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Wow these models are amazing, how much more do you have to do before it’s completed?

Hi Liam, there is a great deal remaining to do! It’s not quite half complete. At the pace I’ve been going, probably another five or six years. I started the overall model (of which this Surface Sampler is just a small portion) almost exactly four years ago; the surface sampler took eight months of my evenings etc. I started serious research in 2011.

I occasionally detour myself into side projects. For example during the past three months I’ve been working on a video explaining how the surface sampler works. About 12 minutes of that “documentary” are done, with three or so more to go. I’ll post a link here when the video is ready.


Oh well keep it up it’s going to be great when it’s finished worth all of the time put in!

I have completed a detail video (nearly 18 minutes long) that demonstrates how the Viking '75 Mars lander’s surface sampler operates. The demos are done with my SketchUp model. Most of the animation was created using @Fredo6’s Animator extension. Two of the scenes (unwinding of the flat conductor cable, and backhoe trenching) were created with @Anton_S’s MSPhysics extension.


Wow! Awesome piece of work.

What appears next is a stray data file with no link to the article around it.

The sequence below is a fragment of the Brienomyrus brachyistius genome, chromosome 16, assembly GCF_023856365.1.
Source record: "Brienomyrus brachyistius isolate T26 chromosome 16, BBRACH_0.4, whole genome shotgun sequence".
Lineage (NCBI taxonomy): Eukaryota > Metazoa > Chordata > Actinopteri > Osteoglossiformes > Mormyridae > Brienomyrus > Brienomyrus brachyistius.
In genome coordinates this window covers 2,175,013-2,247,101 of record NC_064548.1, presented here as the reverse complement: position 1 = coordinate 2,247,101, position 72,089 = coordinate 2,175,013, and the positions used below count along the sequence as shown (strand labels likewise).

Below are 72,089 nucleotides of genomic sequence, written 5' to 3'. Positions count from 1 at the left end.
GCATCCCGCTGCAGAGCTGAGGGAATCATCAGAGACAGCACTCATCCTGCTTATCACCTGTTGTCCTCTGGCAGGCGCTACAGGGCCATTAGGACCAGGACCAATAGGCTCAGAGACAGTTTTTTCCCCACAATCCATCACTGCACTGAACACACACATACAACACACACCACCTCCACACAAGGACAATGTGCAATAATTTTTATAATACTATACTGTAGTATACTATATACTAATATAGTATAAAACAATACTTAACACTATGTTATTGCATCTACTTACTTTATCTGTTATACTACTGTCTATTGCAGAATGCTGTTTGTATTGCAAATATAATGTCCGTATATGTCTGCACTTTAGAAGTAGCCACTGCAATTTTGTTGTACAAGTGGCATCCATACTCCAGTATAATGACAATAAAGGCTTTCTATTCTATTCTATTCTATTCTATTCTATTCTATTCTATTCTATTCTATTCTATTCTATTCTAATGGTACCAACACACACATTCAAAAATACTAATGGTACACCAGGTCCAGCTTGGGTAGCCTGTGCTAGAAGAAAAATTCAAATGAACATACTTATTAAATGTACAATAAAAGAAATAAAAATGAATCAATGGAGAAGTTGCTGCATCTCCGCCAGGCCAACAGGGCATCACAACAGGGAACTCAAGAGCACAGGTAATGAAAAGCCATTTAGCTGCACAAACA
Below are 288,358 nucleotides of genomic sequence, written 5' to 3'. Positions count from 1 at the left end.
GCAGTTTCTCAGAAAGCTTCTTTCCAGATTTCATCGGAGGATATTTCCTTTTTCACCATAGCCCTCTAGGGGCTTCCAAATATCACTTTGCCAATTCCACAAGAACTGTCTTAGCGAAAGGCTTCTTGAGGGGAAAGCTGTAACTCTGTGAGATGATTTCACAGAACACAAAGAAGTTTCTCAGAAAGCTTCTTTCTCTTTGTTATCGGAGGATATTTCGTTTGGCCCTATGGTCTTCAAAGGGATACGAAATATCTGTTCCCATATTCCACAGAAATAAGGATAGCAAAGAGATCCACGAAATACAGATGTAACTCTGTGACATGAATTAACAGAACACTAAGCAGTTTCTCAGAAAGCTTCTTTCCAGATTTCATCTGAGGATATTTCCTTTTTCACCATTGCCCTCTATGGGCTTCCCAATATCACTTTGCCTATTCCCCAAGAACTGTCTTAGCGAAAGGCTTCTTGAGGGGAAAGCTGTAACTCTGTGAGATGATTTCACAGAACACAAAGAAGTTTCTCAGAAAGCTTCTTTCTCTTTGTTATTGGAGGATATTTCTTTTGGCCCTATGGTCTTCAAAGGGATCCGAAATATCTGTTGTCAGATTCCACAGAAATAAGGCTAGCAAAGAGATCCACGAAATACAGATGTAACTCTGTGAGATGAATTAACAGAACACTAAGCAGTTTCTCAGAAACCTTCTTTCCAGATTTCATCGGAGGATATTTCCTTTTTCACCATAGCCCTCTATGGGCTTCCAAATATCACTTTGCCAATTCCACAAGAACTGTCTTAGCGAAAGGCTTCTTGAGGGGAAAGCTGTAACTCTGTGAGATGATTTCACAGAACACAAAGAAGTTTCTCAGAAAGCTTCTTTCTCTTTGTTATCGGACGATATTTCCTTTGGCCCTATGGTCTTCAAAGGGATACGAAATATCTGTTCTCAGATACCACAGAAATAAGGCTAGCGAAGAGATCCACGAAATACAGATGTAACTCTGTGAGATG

I think @TDahl should be invited to the next SketchUp Basecamp as a presenter, all expenses paid.

Thanks for uploading and sharing this video, I thoroughly enjoyed it.


Tom Dahl, this is one of the best pieces of work I ever seen!

The level of engineering and sophistication put into the viking lander is absolutely astounding!

Great work!

Absolutely brilliant! I’ve previously expressed my admiration for your effort in recreating the lander and it’s subsystems, and the dedication, quality and tenacity with which you’ve pursued each aspect.

But this takes it an extra step further. The advanced animation skills you’ve gained, when applied to the highly detailed mechanisms (modelled with such fidelity) — and some fine video production quality — combine to make the workings of this very complex machine crystal clear …even to a layman. (me!)

Congrats on producing such a successful result. Really astounding, educational and inspirational stuff!

I watched this with my jaw dropping at the detail of the drawing, the quality of the animation, and the clarity of narrative.

Superb. Thank you SO MUCH for sharing it.

This is one of the best Sketchup models I have ever seen!

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I’m absolutely floored at not only the level of detail and complexity you have created in the model, but how well thought out and comprehensive your explanation is. This is stunning work, thank you!

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Thank you for the compliments, folks - much appreciated!

I have shared the video with one of the chief designers of the Viking surface sampler (at Martin Marietta Aerospace near Denver) and with the sampler team leader during Viking’s primary mission (he was a NASA Langley Research Center employee; Langley was the home of the Viking Project Office). It’s a privilege to be in contact with them (and they enjoyed the video too :slightly_smiling_face:).